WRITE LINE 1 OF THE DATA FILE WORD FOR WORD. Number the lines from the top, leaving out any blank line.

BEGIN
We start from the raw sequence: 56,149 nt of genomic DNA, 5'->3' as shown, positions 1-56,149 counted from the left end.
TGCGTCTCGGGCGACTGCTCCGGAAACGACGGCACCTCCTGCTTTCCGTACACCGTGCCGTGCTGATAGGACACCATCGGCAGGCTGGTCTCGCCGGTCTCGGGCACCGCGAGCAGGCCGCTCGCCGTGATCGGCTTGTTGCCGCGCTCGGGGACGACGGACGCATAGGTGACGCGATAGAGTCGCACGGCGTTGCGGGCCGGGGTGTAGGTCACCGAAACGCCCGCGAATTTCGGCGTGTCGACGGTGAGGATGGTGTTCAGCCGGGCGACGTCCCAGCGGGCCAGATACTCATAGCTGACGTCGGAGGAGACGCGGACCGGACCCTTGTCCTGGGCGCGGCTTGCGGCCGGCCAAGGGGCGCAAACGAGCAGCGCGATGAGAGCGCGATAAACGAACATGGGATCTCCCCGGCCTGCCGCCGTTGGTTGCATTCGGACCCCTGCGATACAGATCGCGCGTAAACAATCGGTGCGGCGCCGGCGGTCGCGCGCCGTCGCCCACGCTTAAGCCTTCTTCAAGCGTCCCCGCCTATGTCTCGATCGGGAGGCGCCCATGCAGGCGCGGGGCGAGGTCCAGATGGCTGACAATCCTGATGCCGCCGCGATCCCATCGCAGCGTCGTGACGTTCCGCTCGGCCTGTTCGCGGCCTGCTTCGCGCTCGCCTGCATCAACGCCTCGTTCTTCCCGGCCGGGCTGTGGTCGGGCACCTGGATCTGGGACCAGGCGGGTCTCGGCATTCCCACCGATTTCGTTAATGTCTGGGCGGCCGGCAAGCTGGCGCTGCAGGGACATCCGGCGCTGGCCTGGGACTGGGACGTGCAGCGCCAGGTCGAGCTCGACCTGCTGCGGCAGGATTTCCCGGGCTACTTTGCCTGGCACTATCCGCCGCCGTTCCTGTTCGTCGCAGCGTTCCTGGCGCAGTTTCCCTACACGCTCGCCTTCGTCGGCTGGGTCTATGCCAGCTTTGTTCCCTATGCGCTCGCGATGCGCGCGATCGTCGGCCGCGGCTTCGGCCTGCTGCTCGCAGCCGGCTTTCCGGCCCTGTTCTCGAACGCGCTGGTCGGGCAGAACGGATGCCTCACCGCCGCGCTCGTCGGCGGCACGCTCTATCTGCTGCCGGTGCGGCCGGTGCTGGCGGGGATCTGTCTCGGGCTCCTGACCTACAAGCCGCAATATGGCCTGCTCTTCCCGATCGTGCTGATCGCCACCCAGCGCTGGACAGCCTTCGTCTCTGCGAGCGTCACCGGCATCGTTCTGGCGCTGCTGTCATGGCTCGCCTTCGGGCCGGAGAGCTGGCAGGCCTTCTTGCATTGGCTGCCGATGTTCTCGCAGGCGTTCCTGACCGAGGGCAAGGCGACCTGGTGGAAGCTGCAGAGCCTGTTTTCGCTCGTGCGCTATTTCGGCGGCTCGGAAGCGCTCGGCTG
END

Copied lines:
We start from the raw sequence: 56,149 nt of genomic DNA, 5'->3' as shown, positions 1-56,149 counted from the left end.